Suddenly for every Eastern Heroes there was a Ground Zero, for every Vengeance Video there was a Crash Cinema, for every Soulblade there was a Tai Seng, and of course, then there were the bootleg labels like Red Sun and Bonzai Media. However in 2002 news came that would bring smiles to both UK and US shores. Back then I’d often buy DVD’s from a site called cdwow, which had its own martial arts section, and one day a new title popped up for purchase called Heroes Two. Just based on the fact that it had a cool looking cover I purchased it, and as it would turn out, it would be my first Shaw Brothers movie, directed by none other than Chang Cheh, the Godfather of the Kung fu film which I had read so much about in the likes of ‘Hong Kong Action Cinema’ and ‘Mondo Macabro’.

I had inadvertently purchased my first Celestial IVL Shaw Brothers DVD, the first in what would ultimately become a collection coming close to 200. Up until that point I’d read a lot about the Shaw Brothers studio, both in books and online, but due to their poor DVD availability, I’d never actually seen one. All that changed in 2002, when a distributor called Celestial purchased the rights for the Shaw Brothers catalogue, and for the next 5 years consistently released wave after wave of remastered original language Shaw Brothers goodness. To give some idea of their output, to this day I still haven’t had a chance to watch every movie that I purchased from the Shaw Brothers catalogue.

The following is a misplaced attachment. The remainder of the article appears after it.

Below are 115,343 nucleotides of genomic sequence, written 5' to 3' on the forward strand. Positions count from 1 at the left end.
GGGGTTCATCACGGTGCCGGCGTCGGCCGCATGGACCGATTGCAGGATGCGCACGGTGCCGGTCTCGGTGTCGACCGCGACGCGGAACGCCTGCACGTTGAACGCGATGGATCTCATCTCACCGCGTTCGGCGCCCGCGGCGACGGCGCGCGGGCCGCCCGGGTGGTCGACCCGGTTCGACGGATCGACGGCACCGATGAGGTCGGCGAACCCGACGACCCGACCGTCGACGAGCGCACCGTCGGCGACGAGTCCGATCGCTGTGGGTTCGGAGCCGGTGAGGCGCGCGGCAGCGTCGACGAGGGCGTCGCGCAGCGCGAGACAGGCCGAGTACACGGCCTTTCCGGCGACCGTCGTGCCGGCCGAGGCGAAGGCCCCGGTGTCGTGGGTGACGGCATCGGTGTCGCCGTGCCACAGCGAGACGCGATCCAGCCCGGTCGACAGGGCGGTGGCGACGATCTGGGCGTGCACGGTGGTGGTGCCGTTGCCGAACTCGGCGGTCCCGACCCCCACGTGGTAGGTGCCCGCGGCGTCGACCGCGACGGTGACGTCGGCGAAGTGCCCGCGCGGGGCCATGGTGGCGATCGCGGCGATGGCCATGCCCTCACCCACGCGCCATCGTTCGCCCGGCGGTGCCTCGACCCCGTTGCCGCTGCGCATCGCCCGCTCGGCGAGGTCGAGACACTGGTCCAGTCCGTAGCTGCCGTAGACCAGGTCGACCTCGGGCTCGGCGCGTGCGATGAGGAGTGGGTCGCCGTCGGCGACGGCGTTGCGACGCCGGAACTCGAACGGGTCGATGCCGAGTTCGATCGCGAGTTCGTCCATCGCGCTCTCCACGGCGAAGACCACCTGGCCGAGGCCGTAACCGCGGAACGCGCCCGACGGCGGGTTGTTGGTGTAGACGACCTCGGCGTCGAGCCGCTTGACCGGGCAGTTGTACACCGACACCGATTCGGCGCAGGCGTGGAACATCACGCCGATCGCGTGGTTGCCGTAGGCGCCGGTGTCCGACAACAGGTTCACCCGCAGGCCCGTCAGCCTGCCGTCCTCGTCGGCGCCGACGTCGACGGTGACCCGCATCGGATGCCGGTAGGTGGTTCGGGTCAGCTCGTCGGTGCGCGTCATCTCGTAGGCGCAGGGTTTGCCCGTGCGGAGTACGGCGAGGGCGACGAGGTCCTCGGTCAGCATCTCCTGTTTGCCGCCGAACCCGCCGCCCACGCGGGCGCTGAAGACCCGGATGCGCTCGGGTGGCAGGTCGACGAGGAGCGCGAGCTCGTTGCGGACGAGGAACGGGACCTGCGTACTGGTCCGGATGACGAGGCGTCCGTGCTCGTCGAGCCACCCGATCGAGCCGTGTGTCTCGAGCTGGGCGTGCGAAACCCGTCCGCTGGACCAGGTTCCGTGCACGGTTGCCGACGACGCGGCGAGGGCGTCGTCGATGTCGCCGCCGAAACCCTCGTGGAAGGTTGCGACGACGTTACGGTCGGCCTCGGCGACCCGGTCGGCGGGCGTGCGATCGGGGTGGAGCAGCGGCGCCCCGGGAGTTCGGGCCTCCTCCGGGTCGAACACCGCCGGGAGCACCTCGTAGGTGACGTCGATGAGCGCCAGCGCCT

The Shaw Brothers DVD’s weren’t the only Hong Kong releases that caught my interest though, as I’d soon discover that there was an almost countless number of kung fu movies which were available only on Hong Kong DVD. My collection started to fill up with DVD’s from distributors like Mei-Ah, Universe, and Deltamac. These DVD’s, often not blessed with the best picture quality and coming with subtitles that were usually a grammatical disaster, were perfect for finding the titles not considered worthy of being given a western release. Mr. Vampire may have gotten the deluxe treatment from Hong Kong Legends, but I bought the Deltamac versions of all of its sequels.

Pure and uncut. There's no other way.

Pure and uncut. There's no other way.

Not only that, sometimes the Hong Kong (or even Taiwanese) DVD release was the only was to see the movie uncut. The Deltamac version of the Jackie Chan movie Police Story 3: Supercop is the only uncut version out there, the same goes for the Thakral versions of Drunken Master 2 and Fist of Legend. Then you have the Funny DVD (best name for a distributor ever?) releases of Jackie Chan movies like Who Am I?, Rumble in the Bronx, and First Strike, which would have the English dubbed version on 1 side, and the longer Chinese version of the other. Hunting down the best DVD of the movie quickly became as much fun as actually watching it.

Things seemed to be as good as they could get, and they remained that way for the next few years. There was a never ending variety of kung fu DVD’s to collect, which is why I consider that it really was the second golden era. Then, in 2006, the first hints of trouble in paradise started to show through. The Hong Kong Legends label lost both Bey Logan and Brian White, two guys who had a passion for kung fu and knew how to turn it into a viable DVD business. As soon as they left the new owners Contender seemed at a loss as to what to do with the label, so simply chose to release a slew of shoddy Jackie Chan titles in the now long forgotten ‘Ultrabit’ format, along with any other unreleased titles that were laying around. One industry report stated that the last of the Hong Kong Legends releases barely shifted triple figures, and by 2007 the label had essentially closed shop.